|Publication number||US5259278 A|
|Application number||US 07/928,740|
|Publication date||Nov 9, 1993|
|Filing date||Aug 13, 1992|
|Priority date||Aug 13, 1992|
|Publication number||07928740, 928740, US 5259278 A, US 5259278A, US-A-5259278, US5259278 A, US5259278A|
|Inventors||S. Darlene Leas|
|Original Assignee||Leas S Darlene|
|Export Citation||BiBTeX, EndNote, RefMan|
|Patent Citations (5), Referenced by (20), Classifications (8), Legal Events (3)|
|External Links: USPTO, USPTO Assignment, Espacenet|
1. Field of the Invention
The present invention relates in general to tools, both hand and power, for driving sockets. In particular, the present invention relates to an improved device for retaining the socket upon a socket driving device.
2. Description of the Related Art
A standard tool employed to impart rotation to various types of fasteners is the common socket wrench. Sockets generally take the form of a hollow cylinder with the first end having a plurality of flats adapted to engage the head of a nut or a bolt with the other end including a square hole or cavity adapted to receive the drive shaft of the socket wrench.
To retain the socket upon the drive shaft, it is a common practice to provide the drive shaft with a resiliently biased ball detent extending outwardly from one of the sides thereof. The square hole in the second end of the socket will include at least one mating cavity, adapted to receive the ball detent, in at least one of the walls forming the square hole. However, with extended use, in particular attaching and removing the sockets to the socket wrench, the ball detent may fail to act properly. This is typically due to relaxation in the spring which biases the ball detent outwardly. Where the ball detent has failed in such a manner, the socket is not securely retained upon the drive shaft and has a tendency to fall therefrom, severely limiting the use of the socket wrench.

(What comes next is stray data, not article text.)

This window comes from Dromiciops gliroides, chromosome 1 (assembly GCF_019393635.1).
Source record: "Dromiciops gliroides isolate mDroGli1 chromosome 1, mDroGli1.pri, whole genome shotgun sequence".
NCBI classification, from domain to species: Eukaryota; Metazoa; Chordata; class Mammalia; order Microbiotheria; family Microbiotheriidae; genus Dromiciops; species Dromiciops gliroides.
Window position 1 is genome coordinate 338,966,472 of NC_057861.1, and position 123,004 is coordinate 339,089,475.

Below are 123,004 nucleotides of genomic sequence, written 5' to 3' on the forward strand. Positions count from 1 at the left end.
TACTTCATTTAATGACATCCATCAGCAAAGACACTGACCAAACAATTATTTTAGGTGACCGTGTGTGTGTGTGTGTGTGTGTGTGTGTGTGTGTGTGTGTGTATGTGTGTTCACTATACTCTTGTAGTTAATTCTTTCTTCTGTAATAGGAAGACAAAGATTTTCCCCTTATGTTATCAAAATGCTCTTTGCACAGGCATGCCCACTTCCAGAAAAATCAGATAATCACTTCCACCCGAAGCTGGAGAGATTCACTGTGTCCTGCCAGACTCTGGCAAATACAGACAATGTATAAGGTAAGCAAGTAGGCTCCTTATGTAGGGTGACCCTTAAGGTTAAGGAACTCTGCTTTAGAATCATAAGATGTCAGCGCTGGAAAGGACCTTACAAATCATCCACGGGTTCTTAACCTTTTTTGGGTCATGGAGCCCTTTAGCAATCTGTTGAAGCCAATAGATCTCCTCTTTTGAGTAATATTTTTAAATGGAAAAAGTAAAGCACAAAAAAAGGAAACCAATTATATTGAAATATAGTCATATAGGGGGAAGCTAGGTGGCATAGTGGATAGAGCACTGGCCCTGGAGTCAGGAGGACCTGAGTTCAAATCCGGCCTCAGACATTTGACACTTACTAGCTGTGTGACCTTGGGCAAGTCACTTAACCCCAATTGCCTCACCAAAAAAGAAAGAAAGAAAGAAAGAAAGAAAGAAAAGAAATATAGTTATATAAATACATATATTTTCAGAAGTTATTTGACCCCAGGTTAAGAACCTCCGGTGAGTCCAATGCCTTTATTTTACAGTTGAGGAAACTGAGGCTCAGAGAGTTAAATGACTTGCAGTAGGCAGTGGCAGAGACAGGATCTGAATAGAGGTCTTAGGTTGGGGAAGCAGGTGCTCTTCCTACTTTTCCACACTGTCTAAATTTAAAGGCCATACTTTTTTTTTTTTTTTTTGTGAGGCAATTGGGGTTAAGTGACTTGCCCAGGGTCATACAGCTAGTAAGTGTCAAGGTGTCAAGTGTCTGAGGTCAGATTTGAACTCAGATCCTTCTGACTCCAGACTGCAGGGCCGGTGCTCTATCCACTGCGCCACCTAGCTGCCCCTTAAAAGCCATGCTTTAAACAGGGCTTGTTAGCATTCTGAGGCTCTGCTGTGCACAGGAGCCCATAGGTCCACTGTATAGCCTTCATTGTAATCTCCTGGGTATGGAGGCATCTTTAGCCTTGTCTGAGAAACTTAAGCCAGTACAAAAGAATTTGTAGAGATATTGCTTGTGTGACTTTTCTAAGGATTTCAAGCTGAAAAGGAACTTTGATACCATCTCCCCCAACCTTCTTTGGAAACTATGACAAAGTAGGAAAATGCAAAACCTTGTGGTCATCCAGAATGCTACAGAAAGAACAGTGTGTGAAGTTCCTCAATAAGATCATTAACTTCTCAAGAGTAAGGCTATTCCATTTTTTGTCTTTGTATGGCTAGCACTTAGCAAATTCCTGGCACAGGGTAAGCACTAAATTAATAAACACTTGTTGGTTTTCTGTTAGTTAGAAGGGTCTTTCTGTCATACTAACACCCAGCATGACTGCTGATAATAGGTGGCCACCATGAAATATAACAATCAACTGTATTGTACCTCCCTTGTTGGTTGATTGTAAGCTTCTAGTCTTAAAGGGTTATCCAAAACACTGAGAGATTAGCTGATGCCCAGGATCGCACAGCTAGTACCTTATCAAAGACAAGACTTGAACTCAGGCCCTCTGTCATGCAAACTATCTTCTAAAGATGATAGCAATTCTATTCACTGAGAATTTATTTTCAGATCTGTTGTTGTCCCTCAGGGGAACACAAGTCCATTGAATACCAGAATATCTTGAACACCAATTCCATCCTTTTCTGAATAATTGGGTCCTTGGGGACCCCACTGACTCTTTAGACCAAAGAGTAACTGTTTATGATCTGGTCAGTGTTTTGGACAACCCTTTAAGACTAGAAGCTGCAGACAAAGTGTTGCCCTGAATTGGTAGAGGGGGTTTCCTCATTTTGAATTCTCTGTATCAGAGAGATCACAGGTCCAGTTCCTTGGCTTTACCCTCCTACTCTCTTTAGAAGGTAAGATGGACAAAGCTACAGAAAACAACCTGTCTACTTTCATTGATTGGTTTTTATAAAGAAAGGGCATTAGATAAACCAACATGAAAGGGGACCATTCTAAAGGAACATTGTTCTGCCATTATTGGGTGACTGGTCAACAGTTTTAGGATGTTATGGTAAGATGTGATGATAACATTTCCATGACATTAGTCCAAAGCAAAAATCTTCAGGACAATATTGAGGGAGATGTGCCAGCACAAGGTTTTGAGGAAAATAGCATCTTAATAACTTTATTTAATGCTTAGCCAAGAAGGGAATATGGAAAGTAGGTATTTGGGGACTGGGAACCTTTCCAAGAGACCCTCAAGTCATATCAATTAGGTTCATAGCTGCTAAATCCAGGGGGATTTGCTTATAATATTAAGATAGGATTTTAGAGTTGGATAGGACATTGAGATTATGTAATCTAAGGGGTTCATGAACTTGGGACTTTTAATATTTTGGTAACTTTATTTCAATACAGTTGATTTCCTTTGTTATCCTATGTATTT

To remedy this situation, it has been known to provide the socket wrench with a magnetic socket holder. Such a socket holder takes the general form of a donut-shaped magnet received within a stainless steel cup. The stainless steel cup surrounds and protects the magnet, and includes a central hole through which the drive shaft may pass. In use, the magnetic socket holder would be placed over the drive shaft on the socket wrench, and the socket thereafter applied to the drive shaft in the normal manner. The magnetic properties of the socket holder would create adhesion between the socket wrench and socket, maintaining the socket in the proper work position on the drive shaft.